Group launches Coalition for Energy Efficiency of Buildings Europe in bid to unlock much-needed private financing for green building renovations
The Green Finance Institute (GFI) has unveiled plans to extend its influence beyond the UK, with the launch this week of a new Coalition for Energy Efficiency of Buildings Europe (CEEB Europe) which will work with real estate and finance players from across the continent in a bid to mobilise greater private and public sector investment in building sector decarbonisation.
The scheme aims to replicate the public-private model of the Coalition for the Energy Efficiency of Buildings, a scheme launched in the UK by the GFI in 2019 that brings public and private sector players together to work on tools and financial products that can reduce the climate impact of the UK’s built environment.
The GFI said it now wants to partner with “like-minded national finance and real estate organisations” across Europe to form coalitions that would collaborate with networks already in place; share knowledge and best practice; catalyse product development; and advise on policy levers that can create and scale markets for building renovation.
Significant swathes of private investment will be required to drive ‘green’ upgrades and renovations to homes across the EU. Roughly 70 per cent of the bloc’s 220 million buildings need to be renovated to meet European climate goals, according to experts, but public funds allocated to upgrade projects are falling far short of levels required.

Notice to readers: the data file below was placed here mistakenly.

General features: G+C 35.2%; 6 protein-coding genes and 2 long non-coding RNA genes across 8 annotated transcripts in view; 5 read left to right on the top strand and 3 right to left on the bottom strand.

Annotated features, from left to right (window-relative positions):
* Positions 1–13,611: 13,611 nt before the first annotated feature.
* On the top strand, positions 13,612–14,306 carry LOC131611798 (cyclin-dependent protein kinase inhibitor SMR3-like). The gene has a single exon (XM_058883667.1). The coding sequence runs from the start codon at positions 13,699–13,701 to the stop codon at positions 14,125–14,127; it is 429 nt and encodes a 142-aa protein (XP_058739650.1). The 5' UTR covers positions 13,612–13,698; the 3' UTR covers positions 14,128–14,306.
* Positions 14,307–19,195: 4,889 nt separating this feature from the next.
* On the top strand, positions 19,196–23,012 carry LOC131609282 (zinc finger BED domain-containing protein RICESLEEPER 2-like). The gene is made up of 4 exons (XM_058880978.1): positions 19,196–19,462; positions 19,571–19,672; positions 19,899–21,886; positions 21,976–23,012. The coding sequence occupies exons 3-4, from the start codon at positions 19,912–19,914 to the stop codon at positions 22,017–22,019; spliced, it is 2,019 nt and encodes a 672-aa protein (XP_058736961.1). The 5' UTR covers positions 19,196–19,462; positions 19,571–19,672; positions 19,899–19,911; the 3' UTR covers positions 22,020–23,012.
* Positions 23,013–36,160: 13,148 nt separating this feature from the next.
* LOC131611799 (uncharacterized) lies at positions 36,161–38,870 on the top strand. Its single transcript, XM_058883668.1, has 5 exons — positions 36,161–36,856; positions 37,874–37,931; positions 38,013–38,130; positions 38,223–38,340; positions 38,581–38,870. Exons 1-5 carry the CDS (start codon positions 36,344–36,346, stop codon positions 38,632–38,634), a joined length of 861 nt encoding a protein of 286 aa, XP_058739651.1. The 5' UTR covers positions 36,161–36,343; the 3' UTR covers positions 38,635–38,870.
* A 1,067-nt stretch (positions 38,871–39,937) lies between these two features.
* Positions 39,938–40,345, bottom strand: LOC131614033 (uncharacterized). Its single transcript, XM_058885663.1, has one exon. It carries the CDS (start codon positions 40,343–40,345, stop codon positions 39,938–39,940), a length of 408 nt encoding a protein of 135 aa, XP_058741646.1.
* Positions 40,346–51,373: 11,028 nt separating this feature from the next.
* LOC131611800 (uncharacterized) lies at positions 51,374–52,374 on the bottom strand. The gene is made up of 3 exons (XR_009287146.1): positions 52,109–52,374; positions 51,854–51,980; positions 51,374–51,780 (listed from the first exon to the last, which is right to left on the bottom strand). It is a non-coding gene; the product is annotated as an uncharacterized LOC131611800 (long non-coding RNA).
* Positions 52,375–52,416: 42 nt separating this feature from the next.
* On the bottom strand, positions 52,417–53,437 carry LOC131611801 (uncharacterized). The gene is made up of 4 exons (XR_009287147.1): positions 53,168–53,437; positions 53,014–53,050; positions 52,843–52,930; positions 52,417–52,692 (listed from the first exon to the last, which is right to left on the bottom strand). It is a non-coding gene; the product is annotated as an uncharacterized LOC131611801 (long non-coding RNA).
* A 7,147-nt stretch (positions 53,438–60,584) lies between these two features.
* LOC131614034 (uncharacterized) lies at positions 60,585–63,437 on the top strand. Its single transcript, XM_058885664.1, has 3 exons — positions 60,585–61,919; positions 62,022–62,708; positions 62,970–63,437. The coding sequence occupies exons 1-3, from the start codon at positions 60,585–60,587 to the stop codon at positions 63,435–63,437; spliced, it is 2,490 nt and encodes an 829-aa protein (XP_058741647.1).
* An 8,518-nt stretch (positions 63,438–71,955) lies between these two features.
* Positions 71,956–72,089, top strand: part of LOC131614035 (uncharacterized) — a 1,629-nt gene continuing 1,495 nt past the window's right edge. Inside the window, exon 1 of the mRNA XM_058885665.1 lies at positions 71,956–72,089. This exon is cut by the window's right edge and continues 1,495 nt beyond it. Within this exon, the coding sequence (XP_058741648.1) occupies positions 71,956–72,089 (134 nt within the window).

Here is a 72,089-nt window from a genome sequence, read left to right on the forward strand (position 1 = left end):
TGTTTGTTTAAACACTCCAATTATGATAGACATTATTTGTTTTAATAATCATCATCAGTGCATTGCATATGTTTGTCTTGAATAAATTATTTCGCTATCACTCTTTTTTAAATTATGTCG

The GFI pointed to figures which calculate that €275bn of extra funding will be needed annually beyond government budgets to achieve the renovation commitments outlined in the EU’s 2030 climate plan, which it said was “the largest investment shortfall of any sector”.
“While small compared to the scale of what is needed, Europe’s recovery budgets have the potential to kick-start the widescale greening of the building stock,” said Dr Rhian-Mari Thomas, chief executive of the GFI. “However, to drive the necessary investment of over €3.5 trillion in renovation to 2030, a collective, outcomes-focused approach will be key.
“We’ve launched CEEB Europe to work in partnership with others to crowd-in private funding to this sector, by convening coalitions of property, finance, policy and supply chain experts to examine and develop the solutions to overcoming the barriers to investment.”
Alongside the launch of the new group, the GFI this week published research which analyses which EU countries currently have the most potential for CEEB-style coalitions.
The report, titled Unlocking the Trillions, identifies Spain, France, Finland, Italy, Belgium, Germany, and the Netherlands as the countries “closest to readiness” for such a scheme, based on the maturity of their financial markets, investor confidence, and the policy and stakeholder environment. However, it noted there was scope for partnerships across all 27 member states of the EU.
The GFI said it now planned to partner with “key networks and players” across the real estate and finance sectors in “high-potential” countries, encouraging them to join or set up dedicated renovation-focused coalitions in their respective countries.
“We want to partner with equally dynamic organisations in this space, to examine the challenges on a country-specific basis, and then design and bring to market the innovations to overcome them,” explained James Hooton, programme director of CEEB Europe.
Hooton added that the new organisation aimed to “unlock the financial, as well as data, regulatory and policy barriers to renovate their buildings, and to create new products and tools to accelerate private sector investment towards meeting the ambitions of the ‘renovation wave’.”